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    @vsz The very fact that it is so divisive is why I tried several times to sideline the abortion part of the question. That is not going to end well. It also isn't something with a "single" Christian view; there are plenty of pro-choice Christian groups and preachers, and every shade of view in between. – Marc Gravell Jan 29 '12 at 21:00
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    @vsz I did not attack you; I am merely suggesting that it is too complex an issue to say that any action is for purely selfish reasons. It is inaccurate and misleading to claim that the two terms in any way are "referring to" (specifically) abortion; if you choose to categorise it that way, then I can't change your mind - but: be aware that the terminology you use here is demonizing to people who may have had to make a very hard decision. But again, all of this is why I really tried not to get into it! – Marc Gravell Jan 29 '12 at 22:07
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    @vsz How on Earth do you get from "lovers of themselves" to "abortion"‽ I'm pretty sure that it's a reference to masturbation which, unless I have my biology 100% wrong, tends not to result in pregnancy. – Kaz Dragon Feb 2 '12 at 13:43

The idea is based on the following logic:

In Exodus we learn that while Israel resided in Egypt under the oppression of the Pharaoh, God planned to bring a deliverer to His people: Moses. However, when Moses was born, Pharaoh had issued a decree to slay the firstborn sons. Moses was spared from this slaughter by the providence of God, and went on to lead God's people out of Egypt.

In Matthew we learn that Herod sought to prevent the birth of the Christ by slaughtering all male children. Christ was also a Servant of God and a leader to God's people, destined to lead God's elect out of the hand of their enemies.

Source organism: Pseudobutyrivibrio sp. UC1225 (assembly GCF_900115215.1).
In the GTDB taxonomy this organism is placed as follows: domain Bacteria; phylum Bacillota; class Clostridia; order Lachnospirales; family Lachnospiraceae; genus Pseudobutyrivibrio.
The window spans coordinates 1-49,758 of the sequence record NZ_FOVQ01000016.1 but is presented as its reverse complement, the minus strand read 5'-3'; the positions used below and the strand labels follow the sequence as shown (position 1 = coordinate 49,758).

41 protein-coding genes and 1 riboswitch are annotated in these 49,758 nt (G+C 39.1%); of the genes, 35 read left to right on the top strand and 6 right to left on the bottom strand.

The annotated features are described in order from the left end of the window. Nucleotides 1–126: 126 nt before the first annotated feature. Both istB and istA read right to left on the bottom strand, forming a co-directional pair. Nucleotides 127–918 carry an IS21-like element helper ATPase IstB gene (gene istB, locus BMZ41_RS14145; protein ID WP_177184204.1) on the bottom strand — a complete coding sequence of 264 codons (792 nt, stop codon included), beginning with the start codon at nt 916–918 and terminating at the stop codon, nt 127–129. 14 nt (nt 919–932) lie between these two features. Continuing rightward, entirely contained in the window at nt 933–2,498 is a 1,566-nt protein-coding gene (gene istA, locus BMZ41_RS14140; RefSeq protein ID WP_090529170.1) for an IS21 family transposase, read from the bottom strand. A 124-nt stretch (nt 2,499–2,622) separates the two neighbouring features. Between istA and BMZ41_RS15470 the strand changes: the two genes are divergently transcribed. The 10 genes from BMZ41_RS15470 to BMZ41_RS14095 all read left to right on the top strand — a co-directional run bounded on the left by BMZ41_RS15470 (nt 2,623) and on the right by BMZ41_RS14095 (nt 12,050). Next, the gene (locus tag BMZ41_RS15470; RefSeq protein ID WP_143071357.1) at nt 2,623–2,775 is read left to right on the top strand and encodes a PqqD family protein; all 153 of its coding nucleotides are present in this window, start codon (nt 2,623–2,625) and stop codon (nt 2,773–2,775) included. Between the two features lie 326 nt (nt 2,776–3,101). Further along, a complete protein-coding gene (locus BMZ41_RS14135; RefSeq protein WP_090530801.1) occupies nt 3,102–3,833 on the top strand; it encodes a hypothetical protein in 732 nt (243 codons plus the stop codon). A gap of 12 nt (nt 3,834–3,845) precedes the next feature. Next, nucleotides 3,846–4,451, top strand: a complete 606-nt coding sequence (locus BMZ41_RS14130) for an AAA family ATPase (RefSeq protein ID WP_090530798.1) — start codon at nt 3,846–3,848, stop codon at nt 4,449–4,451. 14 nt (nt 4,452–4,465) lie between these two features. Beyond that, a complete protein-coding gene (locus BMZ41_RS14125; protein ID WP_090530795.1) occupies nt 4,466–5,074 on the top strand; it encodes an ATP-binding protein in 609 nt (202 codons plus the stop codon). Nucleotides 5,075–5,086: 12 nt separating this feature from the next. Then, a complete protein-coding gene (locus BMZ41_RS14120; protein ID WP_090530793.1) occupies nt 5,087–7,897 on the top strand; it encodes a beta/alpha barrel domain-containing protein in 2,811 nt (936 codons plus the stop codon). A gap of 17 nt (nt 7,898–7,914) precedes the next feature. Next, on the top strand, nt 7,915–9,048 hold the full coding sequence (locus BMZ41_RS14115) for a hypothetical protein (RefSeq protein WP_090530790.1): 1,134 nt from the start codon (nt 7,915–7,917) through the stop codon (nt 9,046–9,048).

Some conclude that:

  • In both cases God was bringing someone to lead His people out of captivity
  • In both cases the enemy attempted to thwart that plan through a slaughter of children
  • There is a final deliverance that is yet to come (in the end times)
  • Prior to that deliverance certain key people will be born which will lead God's people
  • Since Egypt is a type of "the world", and Israel a type of "the church", perhaps the slaughter is also a foreshadowing of a slaughter on the generation destined to lead God's people in the end times
  • We see abortion happening and it is an atrocity
  • Abortion must be that slaughter

Anyway, take it for what it's worth, but that's the origin.


There is nothing in scripture which makes this statement. As far as private revelation, nothing I know of, however, I do not typically seek out teachings based on private revelation. 2 Peter 1:20-21.


some people think Jesus's words to the weeping women were about abortion.

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    Welcome to Christianity SE. Can you please provide some explanation - who are these people, what is their evidence? As it is, this answer will likely be deleted. – Reinstate Monica - Goodbye SE Oct 15 '12 at 14:46
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    Or, are you possibly conflating the prophecy of Rachel mourning for her children (widely assumed to be pointing to the Massacre of the Innocents?) – Affable Geek Oct 15 '12 at 18:27
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    Either way, this answer needs to be fleshed out... – Affable Geek Oct 15 '12 at 18:27